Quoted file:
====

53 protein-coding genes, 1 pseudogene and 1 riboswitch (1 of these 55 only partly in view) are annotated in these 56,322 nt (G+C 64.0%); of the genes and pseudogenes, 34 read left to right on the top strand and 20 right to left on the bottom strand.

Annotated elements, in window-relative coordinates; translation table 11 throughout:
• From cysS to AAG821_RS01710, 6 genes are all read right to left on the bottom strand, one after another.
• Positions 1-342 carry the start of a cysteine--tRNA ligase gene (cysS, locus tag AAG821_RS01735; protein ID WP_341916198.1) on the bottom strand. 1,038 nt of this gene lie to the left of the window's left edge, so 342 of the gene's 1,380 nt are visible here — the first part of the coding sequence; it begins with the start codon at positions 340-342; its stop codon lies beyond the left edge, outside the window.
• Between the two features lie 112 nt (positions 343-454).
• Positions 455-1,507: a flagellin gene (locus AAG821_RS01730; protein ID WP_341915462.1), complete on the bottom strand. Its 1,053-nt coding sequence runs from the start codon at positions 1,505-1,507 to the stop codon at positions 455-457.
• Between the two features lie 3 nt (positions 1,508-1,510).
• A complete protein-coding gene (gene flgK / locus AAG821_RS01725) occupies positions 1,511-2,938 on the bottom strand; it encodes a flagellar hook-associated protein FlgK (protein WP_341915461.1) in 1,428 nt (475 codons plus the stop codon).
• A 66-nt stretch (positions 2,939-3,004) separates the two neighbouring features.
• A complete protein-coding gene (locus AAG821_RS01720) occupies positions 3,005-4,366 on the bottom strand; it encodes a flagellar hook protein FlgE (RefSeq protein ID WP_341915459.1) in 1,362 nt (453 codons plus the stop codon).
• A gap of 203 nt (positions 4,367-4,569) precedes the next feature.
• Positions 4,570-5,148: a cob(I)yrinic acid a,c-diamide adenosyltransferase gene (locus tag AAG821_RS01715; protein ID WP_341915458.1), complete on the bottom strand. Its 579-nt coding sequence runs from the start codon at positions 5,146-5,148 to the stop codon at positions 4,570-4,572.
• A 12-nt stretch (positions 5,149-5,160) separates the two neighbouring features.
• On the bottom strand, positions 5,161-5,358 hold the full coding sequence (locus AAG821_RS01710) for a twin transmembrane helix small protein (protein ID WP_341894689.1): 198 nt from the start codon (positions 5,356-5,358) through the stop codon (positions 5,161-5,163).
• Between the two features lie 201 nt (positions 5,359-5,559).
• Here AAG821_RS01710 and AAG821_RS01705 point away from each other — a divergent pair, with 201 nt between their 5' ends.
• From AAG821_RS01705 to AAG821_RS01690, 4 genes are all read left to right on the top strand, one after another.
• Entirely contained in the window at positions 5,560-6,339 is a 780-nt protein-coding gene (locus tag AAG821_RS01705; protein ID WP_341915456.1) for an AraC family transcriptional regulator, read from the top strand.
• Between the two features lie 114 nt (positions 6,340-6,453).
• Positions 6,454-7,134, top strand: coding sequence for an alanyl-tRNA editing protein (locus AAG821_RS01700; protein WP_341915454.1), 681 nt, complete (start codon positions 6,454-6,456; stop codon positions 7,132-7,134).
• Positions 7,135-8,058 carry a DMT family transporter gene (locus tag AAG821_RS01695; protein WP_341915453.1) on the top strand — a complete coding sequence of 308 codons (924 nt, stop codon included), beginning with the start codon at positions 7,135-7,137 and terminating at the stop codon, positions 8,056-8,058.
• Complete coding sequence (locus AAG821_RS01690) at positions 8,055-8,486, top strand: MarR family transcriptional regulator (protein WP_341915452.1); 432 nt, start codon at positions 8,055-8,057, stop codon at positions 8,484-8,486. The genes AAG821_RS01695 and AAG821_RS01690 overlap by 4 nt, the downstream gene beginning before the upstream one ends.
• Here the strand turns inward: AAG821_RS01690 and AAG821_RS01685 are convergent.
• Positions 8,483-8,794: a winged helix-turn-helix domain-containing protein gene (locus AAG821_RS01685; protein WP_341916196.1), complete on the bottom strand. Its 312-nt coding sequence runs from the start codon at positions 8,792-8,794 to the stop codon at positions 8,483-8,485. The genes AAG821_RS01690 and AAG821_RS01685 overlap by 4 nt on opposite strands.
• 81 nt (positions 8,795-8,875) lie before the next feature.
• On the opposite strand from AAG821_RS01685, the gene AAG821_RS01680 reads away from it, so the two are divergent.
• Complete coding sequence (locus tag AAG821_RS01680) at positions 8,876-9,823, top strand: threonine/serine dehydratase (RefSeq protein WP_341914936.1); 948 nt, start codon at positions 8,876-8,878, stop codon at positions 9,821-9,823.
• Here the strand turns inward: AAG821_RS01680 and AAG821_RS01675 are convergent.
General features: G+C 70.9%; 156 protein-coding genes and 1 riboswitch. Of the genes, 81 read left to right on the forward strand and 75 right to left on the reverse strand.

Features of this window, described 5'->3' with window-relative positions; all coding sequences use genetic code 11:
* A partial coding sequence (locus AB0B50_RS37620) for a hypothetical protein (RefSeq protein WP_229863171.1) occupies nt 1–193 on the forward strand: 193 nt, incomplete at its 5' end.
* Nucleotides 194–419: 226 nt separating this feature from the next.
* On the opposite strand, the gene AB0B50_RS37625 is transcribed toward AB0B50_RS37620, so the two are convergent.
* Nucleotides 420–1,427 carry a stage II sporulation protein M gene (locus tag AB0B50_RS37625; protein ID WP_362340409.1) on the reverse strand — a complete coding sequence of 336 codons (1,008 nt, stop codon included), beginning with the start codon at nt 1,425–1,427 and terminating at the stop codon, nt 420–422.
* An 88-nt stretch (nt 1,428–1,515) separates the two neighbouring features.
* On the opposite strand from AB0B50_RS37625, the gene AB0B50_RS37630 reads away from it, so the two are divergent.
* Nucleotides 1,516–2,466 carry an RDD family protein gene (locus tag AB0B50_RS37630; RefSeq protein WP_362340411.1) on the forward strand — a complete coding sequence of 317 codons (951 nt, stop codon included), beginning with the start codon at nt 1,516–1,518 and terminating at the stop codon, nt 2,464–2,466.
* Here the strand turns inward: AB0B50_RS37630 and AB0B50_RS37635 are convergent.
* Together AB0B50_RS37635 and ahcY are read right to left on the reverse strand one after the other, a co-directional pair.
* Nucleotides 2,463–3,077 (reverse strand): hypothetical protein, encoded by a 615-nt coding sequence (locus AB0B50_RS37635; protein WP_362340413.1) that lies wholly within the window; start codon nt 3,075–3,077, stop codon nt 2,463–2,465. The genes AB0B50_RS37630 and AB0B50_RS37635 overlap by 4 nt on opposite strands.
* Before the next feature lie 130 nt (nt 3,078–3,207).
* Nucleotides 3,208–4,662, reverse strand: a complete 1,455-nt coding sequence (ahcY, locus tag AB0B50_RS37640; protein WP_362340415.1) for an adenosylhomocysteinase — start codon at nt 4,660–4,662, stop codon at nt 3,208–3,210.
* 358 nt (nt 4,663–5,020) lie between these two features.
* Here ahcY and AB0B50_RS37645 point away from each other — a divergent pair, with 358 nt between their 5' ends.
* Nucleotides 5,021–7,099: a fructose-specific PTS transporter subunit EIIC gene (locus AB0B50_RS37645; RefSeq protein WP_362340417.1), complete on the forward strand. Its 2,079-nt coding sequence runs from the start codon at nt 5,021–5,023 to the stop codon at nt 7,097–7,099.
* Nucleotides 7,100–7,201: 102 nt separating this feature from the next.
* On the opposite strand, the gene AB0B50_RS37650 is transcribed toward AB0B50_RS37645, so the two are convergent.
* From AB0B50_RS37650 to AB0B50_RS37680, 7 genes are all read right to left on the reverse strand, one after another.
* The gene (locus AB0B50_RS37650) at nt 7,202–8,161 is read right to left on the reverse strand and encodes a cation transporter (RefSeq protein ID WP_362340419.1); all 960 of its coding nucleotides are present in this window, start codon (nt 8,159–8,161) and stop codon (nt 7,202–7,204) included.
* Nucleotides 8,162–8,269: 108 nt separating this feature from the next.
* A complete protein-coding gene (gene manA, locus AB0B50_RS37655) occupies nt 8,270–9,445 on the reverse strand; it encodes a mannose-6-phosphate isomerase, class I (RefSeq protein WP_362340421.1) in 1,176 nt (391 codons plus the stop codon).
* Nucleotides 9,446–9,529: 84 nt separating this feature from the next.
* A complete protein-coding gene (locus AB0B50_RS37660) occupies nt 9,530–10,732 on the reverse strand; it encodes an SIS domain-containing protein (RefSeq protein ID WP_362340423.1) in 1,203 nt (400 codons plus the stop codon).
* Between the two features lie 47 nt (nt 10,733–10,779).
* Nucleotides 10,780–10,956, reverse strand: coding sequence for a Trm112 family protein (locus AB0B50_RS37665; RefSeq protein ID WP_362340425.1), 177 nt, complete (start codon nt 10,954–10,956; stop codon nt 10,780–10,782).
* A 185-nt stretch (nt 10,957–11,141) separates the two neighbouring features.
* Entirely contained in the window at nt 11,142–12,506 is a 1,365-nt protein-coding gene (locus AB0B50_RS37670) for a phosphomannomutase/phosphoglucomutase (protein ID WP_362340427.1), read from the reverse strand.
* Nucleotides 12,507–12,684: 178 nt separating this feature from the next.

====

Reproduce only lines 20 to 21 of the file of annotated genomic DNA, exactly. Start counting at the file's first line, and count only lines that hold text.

• Positions 6,454-7,134, top strand: coding sequence for an alanyl-tRNA editing protein (locus AAG821_RS01700; protein WP_341915454.1), 681 nt, complete (start codon positions 6,454-6,456; stop codon positions 7,132-7,134).
• Positions 7,135-8,058 carry a DMT family transporter gene (locus tag AAG821_RS01695; protein WP_341915453.1) on the top strand — a complete coding sequence of 308 codons (924 nt, stop codon included), beginning with the start codon at positions 7,135-7,137 and terminating at the stop codon, positions 8,056-8,058.